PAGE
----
Location Diaries : Munthirivallikal Thalirkkumbol
Producer Sophia Paul talks about her experiences in the film Munthirivallikal Thalirkkumbol
For the pooja ceremony for Munthirivallikal Thalirkkumbol’ at Kozhikode, in June, 2016, director Jibu Jacob invited his Kottayam-based uncle Fr. Joffie Puthuva for the prayers. “I was very happy when Fr. Joffie came,” says the film’s producer Sophia Paul. “I had met him earlier at a function in Jibu’s home at Njarakal and we got along very well.”
However, a week later, the priest was travelling with a boy on a motorbike, in Thuruthy (Changanacherry). A sand-laden lorry overtook him, but it collided with a vehicle coming from the opposite direction. As a result, the sand fell on the road and Fr. Joffie lost control of his bike and hit his head against a post. He was taken to a hospital where he died, while the boy sustained only minor injuries.
“Jibu was very close to his uncle,” says Sophia. “So, when he received the news on the set, at Kozhikode, he became extremely upset. He started crying and could not work any more. It was a big shock for me, too.”
Then a few days later, an unit vehicle was going towards the shoot location at Kozhikode. “A couple were travelling on a scooter,” says Sophia. “Suddenly, another vehicle hit them from the back. The two-wheeler skidded and the woman fell in front of our vehicle. It was so sudden that the driver was unable to apply the brakes. The car ran over the lady, and she died instantly.”
The film’s shoot was done mostly in a housing colony at Bilathikulam. And soon, the crew came to know of a very old lady, who was a favourite among the residents. “And then, suddenly, she died,” says Sophia. “This was also a shock.” To show solidarity and respect, the shoot was cancelled for a day.
However, there were light moments, too. One day, Sophia had gone, with production controller Sreekumar, to monitor a mock panchayat being set up in the colony. The art director Ajayan assured Sophia that the set would be ready on time.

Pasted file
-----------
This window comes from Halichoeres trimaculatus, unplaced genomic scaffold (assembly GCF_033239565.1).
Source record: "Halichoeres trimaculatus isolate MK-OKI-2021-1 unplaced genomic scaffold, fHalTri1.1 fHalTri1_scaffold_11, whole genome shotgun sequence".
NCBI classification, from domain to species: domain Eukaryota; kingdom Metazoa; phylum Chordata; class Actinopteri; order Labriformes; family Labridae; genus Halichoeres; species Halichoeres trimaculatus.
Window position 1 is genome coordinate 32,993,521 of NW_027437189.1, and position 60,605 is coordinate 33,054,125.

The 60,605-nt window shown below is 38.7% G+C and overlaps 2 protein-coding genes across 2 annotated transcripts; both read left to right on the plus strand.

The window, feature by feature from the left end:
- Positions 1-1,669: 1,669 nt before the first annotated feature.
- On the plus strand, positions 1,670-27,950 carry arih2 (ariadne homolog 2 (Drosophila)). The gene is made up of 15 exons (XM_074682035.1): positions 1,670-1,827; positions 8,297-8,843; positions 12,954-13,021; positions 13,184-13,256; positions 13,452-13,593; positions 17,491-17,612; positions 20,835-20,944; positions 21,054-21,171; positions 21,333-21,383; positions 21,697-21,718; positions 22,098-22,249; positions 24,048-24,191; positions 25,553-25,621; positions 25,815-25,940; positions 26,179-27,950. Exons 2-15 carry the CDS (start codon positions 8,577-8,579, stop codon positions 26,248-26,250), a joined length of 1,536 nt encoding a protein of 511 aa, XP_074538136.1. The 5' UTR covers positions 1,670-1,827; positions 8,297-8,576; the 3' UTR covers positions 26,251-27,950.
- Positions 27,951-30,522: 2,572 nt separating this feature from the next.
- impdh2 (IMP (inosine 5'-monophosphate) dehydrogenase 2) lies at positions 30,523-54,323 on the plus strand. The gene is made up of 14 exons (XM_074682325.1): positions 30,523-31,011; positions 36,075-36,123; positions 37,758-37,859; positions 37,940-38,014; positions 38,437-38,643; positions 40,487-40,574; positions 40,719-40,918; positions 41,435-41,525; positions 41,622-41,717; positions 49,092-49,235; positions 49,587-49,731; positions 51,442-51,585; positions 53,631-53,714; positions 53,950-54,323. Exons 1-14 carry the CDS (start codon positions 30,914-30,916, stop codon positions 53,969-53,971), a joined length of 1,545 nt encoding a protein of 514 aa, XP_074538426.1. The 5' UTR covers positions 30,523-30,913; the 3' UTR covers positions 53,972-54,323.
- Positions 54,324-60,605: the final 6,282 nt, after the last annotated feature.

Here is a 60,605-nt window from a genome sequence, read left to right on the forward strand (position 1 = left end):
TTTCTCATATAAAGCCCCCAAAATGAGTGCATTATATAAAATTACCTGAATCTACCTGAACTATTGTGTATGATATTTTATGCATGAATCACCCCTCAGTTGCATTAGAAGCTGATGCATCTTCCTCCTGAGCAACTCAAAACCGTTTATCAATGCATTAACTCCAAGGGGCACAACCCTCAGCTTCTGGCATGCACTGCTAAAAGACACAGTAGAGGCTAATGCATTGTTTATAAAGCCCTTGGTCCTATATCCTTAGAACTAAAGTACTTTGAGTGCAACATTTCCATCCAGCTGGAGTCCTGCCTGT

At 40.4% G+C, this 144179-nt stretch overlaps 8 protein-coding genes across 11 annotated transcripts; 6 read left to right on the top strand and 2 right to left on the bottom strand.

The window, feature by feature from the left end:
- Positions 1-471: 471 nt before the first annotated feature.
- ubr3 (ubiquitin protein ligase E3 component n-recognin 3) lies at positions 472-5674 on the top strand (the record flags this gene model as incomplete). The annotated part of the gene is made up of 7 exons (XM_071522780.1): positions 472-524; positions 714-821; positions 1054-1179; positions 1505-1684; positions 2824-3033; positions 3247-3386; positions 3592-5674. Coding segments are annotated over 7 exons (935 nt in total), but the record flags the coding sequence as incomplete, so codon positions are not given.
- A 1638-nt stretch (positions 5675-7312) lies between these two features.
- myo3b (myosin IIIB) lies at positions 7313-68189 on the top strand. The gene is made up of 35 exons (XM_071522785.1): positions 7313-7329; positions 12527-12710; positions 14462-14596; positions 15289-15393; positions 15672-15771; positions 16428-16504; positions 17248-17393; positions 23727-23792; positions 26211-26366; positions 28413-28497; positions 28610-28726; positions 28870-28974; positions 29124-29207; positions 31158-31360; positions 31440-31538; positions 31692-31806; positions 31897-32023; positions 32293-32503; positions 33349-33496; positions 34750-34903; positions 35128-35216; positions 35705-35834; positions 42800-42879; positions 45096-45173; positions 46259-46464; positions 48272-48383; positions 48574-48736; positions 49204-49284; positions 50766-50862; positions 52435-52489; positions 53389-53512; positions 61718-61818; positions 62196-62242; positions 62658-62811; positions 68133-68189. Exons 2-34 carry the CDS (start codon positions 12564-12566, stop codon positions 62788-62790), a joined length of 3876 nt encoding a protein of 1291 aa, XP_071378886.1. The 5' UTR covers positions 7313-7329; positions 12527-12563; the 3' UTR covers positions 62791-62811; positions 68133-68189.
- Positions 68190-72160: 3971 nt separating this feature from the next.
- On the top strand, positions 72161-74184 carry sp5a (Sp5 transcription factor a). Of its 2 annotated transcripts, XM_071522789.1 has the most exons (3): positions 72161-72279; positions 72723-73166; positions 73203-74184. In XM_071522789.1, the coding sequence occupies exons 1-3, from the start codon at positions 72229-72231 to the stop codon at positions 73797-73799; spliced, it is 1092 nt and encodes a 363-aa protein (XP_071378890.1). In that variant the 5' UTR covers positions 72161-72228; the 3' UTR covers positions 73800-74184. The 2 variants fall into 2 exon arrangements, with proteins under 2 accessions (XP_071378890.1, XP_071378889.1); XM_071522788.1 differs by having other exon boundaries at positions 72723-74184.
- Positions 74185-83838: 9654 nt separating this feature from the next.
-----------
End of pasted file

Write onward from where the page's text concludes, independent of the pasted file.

Suddenly, Ajayan’s assistant, Sukubas Kumaran said, “Madam, you don’t play Candy Crush any more?”
Sophia looked shocked. (Candy Crush is a game which you play on Facebook [FB] as well as mobile apps. To move to a different level, you can take the help of others, who will give you ‘lives’, when you exhaust your allotted five lives).
Sukubas said, “I am your FB friend and whenever you wanted ‘lives’, I would do so.”
Sophia had not known that Sukubas was her FB friend and had helped her in the game. “It was so hilarious,” she says, and laughs loudly at the Crowne Plaza, Kochi.
Meanwhile, Munthirivallikal Thalirkkumbol was released in January. Then, one day, Sophia got the surprising news that a nun, Sr. Lizzy Chakkalakal took the students of Class 8, 9 and 10 of the Our Lady’s School at Thoppumpady, Kochi, to see the film. (The story is about how Mohanlal, who plays a middle-class husband and father, in a stagnant marriage, falls in love with his wife again, and has a better relationship with his children).
It was after this that Sophia got the idea of getting the clergy interested in the film. So, a special screening was organised for Cardinal George Alencherry, several bishops, priests and nuns.
“Soon the priests began to talk about the film in their Sunday sermons,” says Sophia. “Suddenly, in the Christian belts of Kerala, there was a huge increase in the audience. This was one of the reasons why our film became a superhit.”